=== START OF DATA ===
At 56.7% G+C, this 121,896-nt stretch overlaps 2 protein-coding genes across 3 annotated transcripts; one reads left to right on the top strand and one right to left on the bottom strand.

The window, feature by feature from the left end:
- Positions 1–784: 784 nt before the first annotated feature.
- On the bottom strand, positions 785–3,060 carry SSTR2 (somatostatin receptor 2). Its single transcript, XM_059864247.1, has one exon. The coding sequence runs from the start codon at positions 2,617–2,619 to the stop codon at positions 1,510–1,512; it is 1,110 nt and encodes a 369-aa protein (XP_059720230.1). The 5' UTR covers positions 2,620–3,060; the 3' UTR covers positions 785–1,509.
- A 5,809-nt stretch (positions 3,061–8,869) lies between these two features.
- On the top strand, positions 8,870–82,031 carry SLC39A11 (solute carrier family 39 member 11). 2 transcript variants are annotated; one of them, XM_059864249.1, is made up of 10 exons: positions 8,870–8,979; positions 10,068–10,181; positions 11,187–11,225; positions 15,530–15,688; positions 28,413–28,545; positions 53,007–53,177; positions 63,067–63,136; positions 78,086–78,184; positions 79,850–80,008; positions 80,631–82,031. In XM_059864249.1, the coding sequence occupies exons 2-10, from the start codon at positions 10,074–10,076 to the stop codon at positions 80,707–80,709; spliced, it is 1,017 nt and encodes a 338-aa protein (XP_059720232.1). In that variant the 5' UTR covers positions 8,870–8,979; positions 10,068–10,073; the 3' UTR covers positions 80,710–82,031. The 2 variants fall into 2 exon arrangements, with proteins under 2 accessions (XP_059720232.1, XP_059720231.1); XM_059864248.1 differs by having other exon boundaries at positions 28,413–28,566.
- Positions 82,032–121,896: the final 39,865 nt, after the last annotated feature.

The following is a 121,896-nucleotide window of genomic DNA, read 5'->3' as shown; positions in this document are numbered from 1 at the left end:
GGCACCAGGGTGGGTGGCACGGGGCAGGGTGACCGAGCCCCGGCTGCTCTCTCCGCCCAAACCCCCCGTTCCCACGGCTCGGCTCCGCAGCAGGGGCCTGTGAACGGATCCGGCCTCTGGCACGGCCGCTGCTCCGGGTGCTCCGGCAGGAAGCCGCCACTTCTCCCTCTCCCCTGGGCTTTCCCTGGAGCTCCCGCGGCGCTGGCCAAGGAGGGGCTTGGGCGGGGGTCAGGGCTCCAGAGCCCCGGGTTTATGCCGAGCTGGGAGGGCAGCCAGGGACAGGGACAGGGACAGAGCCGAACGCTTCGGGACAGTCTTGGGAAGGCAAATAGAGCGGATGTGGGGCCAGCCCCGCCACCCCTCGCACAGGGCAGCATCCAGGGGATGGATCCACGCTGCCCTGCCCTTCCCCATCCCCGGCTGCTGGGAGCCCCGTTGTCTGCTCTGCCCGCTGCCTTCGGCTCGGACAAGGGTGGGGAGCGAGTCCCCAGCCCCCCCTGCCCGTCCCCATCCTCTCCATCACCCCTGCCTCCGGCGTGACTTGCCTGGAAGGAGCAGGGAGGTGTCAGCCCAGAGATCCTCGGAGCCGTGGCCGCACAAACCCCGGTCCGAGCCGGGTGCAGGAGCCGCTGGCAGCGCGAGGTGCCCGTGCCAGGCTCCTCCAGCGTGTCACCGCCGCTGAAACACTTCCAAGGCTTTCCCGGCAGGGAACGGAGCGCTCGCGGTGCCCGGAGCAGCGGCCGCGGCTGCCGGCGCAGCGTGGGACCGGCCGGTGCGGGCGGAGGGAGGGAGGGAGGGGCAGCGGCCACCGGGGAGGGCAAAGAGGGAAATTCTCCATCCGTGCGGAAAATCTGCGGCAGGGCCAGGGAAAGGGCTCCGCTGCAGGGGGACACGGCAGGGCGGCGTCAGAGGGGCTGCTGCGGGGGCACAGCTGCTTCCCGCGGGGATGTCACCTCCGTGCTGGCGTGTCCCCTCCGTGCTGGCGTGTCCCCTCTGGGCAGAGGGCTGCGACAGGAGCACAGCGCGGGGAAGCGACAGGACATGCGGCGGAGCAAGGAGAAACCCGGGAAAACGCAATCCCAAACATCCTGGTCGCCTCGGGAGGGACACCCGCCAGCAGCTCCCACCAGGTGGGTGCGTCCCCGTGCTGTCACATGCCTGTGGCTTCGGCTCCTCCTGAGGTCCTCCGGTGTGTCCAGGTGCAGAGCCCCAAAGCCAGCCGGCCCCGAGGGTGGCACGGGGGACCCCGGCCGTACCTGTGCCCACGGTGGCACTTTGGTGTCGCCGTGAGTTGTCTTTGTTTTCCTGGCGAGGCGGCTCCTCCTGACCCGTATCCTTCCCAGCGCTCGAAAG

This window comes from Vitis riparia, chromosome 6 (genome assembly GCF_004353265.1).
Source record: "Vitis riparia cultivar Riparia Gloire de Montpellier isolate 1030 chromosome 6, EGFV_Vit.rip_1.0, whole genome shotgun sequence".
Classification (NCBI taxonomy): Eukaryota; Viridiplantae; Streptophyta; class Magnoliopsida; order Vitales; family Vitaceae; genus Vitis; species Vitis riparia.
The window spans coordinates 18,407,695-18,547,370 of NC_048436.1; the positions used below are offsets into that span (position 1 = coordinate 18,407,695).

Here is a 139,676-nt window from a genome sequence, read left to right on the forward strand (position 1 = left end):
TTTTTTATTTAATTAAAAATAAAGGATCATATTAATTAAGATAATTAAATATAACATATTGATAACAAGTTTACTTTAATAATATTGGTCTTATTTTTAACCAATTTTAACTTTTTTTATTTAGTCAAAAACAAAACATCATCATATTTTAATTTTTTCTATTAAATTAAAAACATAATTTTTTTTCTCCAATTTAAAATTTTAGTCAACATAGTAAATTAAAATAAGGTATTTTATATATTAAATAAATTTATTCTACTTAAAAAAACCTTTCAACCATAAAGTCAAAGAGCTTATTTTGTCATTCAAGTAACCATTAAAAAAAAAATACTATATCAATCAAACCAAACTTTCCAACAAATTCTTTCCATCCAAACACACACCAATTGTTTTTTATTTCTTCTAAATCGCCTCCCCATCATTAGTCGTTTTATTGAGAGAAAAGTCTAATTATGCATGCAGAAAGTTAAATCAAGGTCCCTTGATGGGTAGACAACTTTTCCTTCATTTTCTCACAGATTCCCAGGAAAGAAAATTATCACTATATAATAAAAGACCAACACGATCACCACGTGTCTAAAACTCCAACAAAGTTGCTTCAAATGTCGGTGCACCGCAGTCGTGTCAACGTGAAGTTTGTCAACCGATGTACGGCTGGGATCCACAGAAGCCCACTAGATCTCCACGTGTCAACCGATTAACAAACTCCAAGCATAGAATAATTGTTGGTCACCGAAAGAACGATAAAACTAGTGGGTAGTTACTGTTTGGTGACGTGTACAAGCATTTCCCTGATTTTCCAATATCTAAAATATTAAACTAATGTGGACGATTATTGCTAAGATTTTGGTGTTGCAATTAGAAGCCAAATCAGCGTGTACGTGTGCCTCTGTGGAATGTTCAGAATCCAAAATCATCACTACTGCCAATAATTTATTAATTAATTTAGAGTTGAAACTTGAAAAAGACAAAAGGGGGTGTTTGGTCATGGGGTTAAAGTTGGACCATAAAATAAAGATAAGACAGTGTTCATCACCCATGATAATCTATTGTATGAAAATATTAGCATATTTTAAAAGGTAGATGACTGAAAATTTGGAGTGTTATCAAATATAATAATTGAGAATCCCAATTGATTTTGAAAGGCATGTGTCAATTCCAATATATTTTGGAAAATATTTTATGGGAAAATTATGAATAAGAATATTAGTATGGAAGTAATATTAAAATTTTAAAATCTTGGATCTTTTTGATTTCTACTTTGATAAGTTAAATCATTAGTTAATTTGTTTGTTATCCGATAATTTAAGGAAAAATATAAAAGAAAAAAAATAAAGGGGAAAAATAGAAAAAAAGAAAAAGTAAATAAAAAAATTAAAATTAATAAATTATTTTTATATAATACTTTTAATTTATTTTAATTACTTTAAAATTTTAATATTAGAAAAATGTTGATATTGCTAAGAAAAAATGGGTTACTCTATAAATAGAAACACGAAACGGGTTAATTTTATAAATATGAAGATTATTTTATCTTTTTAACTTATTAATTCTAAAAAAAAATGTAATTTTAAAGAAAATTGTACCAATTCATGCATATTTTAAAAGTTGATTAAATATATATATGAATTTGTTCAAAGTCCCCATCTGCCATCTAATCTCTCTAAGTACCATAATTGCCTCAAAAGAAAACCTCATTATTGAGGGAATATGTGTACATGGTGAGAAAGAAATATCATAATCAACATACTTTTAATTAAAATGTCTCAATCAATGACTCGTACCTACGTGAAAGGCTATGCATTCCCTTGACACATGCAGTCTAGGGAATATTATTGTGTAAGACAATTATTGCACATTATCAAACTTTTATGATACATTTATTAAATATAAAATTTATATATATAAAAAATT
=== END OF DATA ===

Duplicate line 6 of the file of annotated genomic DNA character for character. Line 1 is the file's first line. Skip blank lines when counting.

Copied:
- On the top strand, positions 8,870–82,031 carry SLC39A11 (solute carrier family 39 member 11). 2 transcript variants are annotated; one of them, XM_059864249.1, is made up of 10 exons: positions 8,870–8,979; positions 10,068–10,181; positions 11,187–11,225; positions 15,530–15,688; positions 28,413–28,545; positions 53,007–53,177; positions 63,067–63,136; positions 78,086–78,184; positions 79,850–80,008; positions 80,631–82,031. In XM_059864249.1, the coding sequence occupies exons 2-10, from the start codon at positions 10,074–10,076 to the stop codon at positions 80,707–80,709; spliced, it is 1,017 nt and encodes a 338-aa protein (XP_059720232.1). In that variant the 5' UTR covers positions 8,870–8,979; positions 10,068–10,073; the 3' UTR covers positions 80,710–82,031. The 2 variants fall into 2 exon arrangements, with proteins under 2 accessions (XP_059720232.1, XP_059720231.1); XM_059864248.1 differs by having other exon boundaries at positions 28,413–28,566.